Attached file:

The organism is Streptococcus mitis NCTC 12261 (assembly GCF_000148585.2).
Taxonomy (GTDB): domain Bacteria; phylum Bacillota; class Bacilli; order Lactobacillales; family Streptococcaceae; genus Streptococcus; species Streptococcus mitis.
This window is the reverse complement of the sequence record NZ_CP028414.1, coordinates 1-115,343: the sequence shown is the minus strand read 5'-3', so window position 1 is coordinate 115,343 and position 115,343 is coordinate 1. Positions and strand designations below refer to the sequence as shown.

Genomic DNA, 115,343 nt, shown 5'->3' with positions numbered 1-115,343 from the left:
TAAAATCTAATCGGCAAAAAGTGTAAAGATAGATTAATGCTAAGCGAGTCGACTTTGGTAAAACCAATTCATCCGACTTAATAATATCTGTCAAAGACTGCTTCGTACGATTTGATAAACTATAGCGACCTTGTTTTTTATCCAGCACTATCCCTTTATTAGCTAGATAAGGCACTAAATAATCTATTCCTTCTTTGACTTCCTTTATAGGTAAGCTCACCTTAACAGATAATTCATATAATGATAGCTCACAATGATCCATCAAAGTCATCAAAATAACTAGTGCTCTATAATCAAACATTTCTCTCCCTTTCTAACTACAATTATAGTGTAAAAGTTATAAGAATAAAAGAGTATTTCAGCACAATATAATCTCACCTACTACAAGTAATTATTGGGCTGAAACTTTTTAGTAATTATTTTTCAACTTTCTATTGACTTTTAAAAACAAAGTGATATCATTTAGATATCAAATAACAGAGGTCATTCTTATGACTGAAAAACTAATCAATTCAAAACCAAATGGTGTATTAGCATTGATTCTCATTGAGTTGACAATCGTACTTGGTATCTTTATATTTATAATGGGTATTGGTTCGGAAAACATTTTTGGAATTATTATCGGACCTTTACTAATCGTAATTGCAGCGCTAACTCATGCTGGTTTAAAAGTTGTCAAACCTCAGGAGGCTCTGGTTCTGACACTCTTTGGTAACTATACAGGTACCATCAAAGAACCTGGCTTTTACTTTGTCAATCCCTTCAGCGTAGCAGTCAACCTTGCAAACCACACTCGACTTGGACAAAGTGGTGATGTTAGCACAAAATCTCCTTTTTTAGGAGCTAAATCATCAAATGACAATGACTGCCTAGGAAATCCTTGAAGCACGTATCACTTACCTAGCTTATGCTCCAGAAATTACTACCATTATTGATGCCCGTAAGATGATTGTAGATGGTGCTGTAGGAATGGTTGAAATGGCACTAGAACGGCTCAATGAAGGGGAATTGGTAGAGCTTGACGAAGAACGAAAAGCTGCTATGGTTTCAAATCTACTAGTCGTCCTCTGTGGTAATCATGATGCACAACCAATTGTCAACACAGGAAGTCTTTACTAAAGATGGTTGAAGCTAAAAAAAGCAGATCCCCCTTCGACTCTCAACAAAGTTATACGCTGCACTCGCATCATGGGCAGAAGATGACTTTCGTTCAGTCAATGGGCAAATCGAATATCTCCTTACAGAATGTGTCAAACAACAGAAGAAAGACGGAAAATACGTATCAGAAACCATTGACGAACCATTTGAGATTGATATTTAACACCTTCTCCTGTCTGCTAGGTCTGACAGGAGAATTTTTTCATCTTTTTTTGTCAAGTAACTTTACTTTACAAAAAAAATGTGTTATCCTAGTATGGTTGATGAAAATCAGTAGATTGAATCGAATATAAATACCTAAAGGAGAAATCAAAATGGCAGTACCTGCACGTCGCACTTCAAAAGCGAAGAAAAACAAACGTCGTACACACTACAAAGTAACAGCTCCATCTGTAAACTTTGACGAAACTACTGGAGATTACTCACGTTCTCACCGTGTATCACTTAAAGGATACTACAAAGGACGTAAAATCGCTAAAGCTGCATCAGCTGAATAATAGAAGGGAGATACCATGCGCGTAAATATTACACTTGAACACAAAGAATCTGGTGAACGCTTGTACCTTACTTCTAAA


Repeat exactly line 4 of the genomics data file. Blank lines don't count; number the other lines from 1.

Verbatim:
Genomic DNA, 115,343 nt, shown 5'->3' with positions numbered 1-115,343 from the left: